Kevin Hart is set to again prove his box-office power with the arrival of "Think Like a Man Too" this weekend.
The Screen Gems sequel should gross $30 million or more in ticket sales through Sunday, according to people who have seen pre-release audience surveys. If it does as well as expected, the PG-13 comedy will probably unseat last week's victor "22 Jump Street" as the No. 1 movie in the U.S. and Canada.
The jukebox musical "Jersey Boys," directed by Clint Eastwood, looks softer. The older-skewing Warner Bros.' film is headed for an opening of around $13 million.
In director Tim Story's $24-million "Think Like A Man Too," the couples of his 2012 hit "Think Like A Man" return for a weekend in Las Vegas where things quickly get out of hand. The ensemble cast includes Michael Ealy, Jerry Ferrara, Meagan Good, Regina Hall and Gabrielle Union.
The new movie's box-office run should start off much like its predecessor.
Inspired by Steve Harvey's dating advice book "Act Like A Lady, Think Like A Man," the 2012 original debuted to $33.6 million in ticket sales on its way to a domestic haul of $91 million.
The sequel should take advantage of the rising popularity of Hart, the fast-talking comic who acted in the first "Think Like A Man" and has since delivered winners including the stand-up special "Let Me Explain" and "Ride Along."
It should provide another strong launch for Hart and Story, who previously worked together on "Ride Along" from earlier this year. That buddy cop comedy, co-starring Ice Cub, opened with about $49 million over the long Martin Luther King Jr. Day weekend and went on to gross $134 million domestically.
Hart's last movie, the rom-com remake "About Last Night," flirted with $26 million in its Valentine's Day weekend debut and eventually tallied up $49 million.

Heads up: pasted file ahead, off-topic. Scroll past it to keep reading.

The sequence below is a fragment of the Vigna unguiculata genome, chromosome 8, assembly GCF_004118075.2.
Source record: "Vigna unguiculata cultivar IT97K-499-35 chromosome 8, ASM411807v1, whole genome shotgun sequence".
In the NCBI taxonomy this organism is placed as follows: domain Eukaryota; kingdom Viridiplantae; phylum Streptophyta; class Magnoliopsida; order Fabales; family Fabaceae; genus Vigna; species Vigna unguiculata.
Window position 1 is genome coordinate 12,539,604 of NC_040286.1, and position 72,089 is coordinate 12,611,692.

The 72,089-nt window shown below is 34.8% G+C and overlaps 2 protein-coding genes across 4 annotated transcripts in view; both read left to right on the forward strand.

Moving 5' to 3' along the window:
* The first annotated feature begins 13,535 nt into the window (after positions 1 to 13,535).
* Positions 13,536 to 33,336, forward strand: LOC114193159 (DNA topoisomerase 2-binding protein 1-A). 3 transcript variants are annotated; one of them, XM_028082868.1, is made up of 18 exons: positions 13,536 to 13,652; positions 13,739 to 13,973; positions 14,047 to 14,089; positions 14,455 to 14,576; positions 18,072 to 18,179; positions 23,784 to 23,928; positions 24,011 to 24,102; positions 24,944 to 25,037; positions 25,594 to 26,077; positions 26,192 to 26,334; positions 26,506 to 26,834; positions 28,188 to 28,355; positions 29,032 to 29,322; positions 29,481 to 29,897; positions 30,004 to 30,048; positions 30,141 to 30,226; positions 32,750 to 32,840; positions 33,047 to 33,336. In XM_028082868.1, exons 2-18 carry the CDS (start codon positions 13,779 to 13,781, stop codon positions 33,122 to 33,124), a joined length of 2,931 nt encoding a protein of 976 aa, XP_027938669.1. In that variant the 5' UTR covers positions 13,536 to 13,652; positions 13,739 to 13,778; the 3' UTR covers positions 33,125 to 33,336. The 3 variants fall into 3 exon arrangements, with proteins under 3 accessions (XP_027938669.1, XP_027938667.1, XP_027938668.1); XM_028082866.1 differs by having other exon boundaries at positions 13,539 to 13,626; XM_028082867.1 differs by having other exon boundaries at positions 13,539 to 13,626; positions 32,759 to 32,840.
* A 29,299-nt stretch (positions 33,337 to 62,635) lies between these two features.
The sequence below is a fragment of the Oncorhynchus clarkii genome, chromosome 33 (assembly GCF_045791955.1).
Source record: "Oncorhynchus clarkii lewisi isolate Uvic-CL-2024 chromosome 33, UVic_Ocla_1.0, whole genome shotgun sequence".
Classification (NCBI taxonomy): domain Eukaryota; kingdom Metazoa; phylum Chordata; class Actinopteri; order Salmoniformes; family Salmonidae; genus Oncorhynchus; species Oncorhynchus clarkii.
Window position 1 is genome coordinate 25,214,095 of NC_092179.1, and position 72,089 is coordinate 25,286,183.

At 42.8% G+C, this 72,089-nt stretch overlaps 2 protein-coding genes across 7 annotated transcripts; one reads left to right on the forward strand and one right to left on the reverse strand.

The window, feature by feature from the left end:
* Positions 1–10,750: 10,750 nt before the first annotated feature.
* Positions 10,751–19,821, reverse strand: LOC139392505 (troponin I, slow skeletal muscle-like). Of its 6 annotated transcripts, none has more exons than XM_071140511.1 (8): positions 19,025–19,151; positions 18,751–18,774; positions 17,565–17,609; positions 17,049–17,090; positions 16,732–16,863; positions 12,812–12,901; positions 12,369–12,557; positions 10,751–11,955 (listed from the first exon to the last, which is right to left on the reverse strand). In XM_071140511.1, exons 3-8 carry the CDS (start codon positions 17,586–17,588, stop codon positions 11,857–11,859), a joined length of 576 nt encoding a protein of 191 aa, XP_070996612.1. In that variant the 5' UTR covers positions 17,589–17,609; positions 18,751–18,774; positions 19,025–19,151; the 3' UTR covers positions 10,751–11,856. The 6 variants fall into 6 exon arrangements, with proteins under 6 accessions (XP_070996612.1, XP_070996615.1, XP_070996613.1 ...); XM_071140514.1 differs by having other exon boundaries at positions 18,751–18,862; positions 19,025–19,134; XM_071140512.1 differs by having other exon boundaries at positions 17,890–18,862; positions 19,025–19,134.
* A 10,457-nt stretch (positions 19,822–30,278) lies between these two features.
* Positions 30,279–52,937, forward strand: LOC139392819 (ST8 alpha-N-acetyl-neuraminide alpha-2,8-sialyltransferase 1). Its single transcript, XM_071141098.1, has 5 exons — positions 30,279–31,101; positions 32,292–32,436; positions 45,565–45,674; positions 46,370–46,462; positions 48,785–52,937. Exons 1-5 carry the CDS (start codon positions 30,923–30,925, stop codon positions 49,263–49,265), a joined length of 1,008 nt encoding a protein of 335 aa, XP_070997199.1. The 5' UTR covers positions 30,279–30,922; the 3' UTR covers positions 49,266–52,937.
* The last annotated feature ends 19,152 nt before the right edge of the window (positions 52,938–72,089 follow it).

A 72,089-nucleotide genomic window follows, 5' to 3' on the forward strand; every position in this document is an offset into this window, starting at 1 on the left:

Last week's openers will rematch for second place. The R-rated Columbia Pictures-MGM comedy "22 Jump Street" and DreamWorks Animation's "How to Train Your Dragon 2" could generate around $25 million each.
Meanwhile, Eastwood's "Jersey Boys," adapted from the highly successful Broadway show about the 1960s rock 'n' roll group the Four Seasons, is poised to lag behind that pack. The $40-million music biopic has received generally mixed review from critics and lacks major stars other than Christopher Walken.
Musicals have proved a tricky business at the box office.
"Les Miserables" opened with $27 million in 2012 and ended up with a $149-million domestic haul, and "Mamma Mia!" took in $144 million at home starting with a $28-million launch. Faring much worse was the 1980s-themed "Rock of Ages," which debuted with just $14.4 million.
But Warner Bros. is betting that Eastwood's wide appeal, the popularity of the source material and its older target audience will give it a long life at the multiplex and a solid total result.
The stage play won four Tony Awards in 2006.
Follow Ryan Faughnder on Twitter: @rfaughnderCopyright © 2014, Los Angeles Times